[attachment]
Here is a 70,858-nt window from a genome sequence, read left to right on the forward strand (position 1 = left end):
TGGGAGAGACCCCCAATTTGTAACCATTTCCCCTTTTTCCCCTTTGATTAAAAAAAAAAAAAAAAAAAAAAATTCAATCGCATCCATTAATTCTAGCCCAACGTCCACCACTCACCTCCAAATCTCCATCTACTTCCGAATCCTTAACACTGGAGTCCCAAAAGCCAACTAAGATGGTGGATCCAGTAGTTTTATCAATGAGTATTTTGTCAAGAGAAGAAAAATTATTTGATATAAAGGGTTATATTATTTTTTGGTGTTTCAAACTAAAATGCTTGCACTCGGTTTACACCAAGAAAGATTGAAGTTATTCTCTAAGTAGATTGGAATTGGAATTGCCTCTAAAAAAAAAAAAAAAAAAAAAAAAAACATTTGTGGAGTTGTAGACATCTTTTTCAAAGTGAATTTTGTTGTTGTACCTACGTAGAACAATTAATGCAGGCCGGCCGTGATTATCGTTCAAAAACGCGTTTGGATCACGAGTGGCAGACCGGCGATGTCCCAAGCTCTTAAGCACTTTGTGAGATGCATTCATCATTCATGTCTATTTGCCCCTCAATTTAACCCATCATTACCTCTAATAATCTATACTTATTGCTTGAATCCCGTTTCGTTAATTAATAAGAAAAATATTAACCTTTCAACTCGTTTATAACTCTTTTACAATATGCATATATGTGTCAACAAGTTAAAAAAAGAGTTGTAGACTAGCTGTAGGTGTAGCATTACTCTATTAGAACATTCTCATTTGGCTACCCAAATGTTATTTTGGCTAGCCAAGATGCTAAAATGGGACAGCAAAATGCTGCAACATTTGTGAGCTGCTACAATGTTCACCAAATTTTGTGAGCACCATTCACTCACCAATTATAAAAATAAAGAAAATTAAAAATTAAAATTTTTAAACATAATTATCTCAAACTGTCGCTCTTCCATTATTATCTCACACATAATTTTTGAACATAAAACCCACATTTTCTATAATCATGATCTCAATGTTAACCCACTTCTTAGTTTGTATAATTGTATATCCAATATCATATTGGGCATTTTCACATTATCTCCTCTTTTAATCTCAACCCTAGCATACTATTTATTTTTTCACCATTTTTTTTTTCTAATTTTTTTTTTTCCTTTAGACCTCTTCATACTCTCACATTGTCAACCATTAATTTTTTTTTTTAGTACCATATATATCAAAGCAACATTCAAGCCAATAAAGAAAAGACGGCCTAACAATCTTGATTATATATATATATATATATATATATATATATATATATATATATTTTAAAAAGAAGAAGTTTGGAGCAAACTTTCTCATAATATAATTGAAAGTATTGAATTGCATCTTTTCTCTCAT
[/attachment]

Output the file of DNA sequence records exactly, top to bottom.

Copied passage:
Here is a 70,858-nt window from a genome sequence, read left to right on the forward strand (position 1 = left end):
TGGGAGAGACCCCCAATTTGTAACCATTTCCCCTTTTTCCCCTTTGATTAAAAAAAAAAAAAAAAAAAAAAATTCAATCGCATCCATTAATTCTAGCCCAACGTCCACCACTCACCTCCAAATCTCCATCTACTTCCGAATCCTTAACACTGGAGTCCCAAAAGCCAACTAAGATGGTGGATCCAGTAGTTTTATCAATGAGTATTTTGTCAAGAGAAGAAAAATTATTTGATATAAAGGGTTATATTATTTTTTGGTGTTTCAAACTAAAATGCTTGCACTCGGTTTACACCAAGAAAGATTGAAGTTATTCTCTAAGTAGATTGGAATTGGAATTGCCTCTAAAAAAAAAAAAAAAAAAAAAAAAAACATTTGTGGAGTTGTAGACATCTTTTTCAAAGTGAATTTTGTTGTTGTACCTACGTAGAACAATTAATGCAGGCCGGCCGTGATTATCGTTCAAAAACGCGTTTGGATCACGAGTGGCAGACCGGCGATGTCCCAAGCTCTTAAGCACTTTGTGAGATGCATTCATCATTCATGTCTATTTGCCCCTCAATTTAACCCATCATTACCTCTAATAATCTATACTTATTGCTTGAATCCCGTTTCGTTAATTAATAAGAAAAATATTAACCTTTCAACTCGTTTATAACTCTTTTACAATATGCATATATGTGTCAACAAGTTAAAAAAAGAGTTGTAGACTAGCTGTAGGTGTAGCATTACTCTATTAGAACATTCTCATTTGGCTACCCAAATGTTATTTTGGCTAGCCAAGATGCTAAAATGGGACAGCAAAATGCTGCAACATTTGTGAGCTGCTACAATGTTCACCAAATTTTGTGAGCACCATTCACTCACCAATTATAAAAATAAAGAAAATTAAAAATTAAAATTTTTAAACATAATTATCTCAAACTGTCGCTCTTCCATTATTATCTCACACATAATTTTTGAACATAAAACCCACATTTTCTATAATCATGATCTCAATGTTAACCCACTTCTTAGTTTGTATAATTGTATATCCAATATCATATTGGGCATTTTCACATTATCTCCTCTTTTAATCTCAACCCTAGCATACTATTTATTTTTTCACCATTTTTTTTTTCTAATTTTTTTTTTTCCTTTAGACCTCTTCATACTCTCACATTGTCAACCATTAATTTTTTTTTTTAGTACCATATATATCAAAGCAACATTCAAGCCAATAAAGAAAAGACGGCCTAACAATCTTGATTATATATATATATATATATATATATATATATATATATATATATTTTAAAAAGAAGAAGTTTGGAGCAAACTTTCTCATAATATAATTGAAAGTATTGAATTGCATCTTTTCTCTCAT